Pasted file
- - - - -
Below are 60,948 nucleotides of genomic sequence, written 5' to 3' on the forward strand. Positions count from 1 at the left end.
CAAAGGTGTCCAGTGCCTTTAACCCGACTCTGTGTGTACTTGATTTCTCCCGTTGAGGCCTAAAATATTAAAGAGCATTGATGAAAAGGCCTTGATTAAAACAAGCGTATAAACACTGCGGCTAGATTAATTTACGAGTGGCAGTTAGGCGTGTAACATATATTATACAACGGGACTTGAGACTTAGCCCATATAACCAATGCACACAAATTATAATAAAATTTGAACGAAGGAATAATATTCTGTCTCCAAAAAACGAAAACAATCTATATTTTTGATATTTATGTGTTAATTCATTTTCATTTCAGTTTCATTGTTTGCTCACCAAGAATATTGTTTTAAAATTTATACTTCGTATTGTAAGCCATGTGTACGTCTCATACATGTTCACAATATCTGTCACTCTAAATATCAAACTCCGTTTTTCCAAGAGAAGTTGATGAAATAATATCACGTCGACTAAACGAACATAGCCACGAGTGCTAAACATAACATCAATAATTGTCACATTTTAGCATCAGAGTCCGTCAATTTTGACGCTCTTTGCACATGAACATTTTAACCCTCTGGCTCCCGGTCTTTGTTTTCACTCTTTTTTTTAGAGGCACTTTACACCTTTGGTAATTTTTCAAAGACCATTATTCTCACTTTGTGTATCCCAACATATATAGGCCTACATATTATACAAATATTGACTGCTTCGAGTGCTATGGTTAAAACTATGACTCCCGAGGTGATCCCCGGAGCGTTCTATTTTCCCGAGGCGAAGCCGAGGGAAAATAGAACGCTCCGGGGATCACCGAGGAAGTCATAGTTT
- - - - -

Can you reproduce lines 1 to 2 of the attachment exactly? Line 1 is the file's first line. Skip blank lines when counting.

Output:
Below are 60,948 nucleotides of genomic sequence, written 5' to 3' on the forward strand. Positions count from 1 at the left end.
CAAAGGTGTCCAGTGCCTTTAACCCGACTCTGTGTGTACTTGATTTCTCCCGTTGAGGCCTAAAATATTAAAGAGCATTGATGAAAAGGCCTTGATTAAAACAAGCGTATAAACACTGCGGCTAGATTAATTTACGAGTGGCAGTTAGGCGTGTAACATATATTATACAACGGGACTTGAGACTTAGCCCATATAACCAATGCACACAAATTATAATAAAATTTGAACGAAGGAATAATATTCTGTCTCCAAAAAACGAAAACAATCTATATTTTTGATATTTATGTGTTAATTCATTTTCATTTCAGTTTCATTGTTTGCTCACCAAGAATATTGTTTTAAAATTTATACTTCGTATTGTAAGCCATGTGTACGTCTCATACATGTTCACAATATCTGTCACTCTAAATATCAAACTCCGTTTTTCCAAGAGAAGTTGATGAAATAATATCACGTCGACTAAACGAACATAGCCACGAGTGCTAAACATAACATCAATAATTGTCACATTTTAGCATCAGAGTCCGTCAATTTTGACGCTCTTTGCACATGAACATTTTAACCCTCTGGCTCCCGGTCTTTGTTTTCACTCTTTTTTTTAGAGGCACTTTACACCTTTGGTAATTTTTCAAAGACCATTATTCTCACTTTGTGTATCCCAACATATATAGGCCTACATATTATACAAATATTGACTGCTTCGAGTGCTATGGTTAAAACTATGACTCCCGAGGTGATCCCCGGAGCGTTCTATTTTCCCGAGGCGAAGCCGAGGGAAAATAGAACGCTCCGGGGATCACCGAGGAAGTCATAGTTT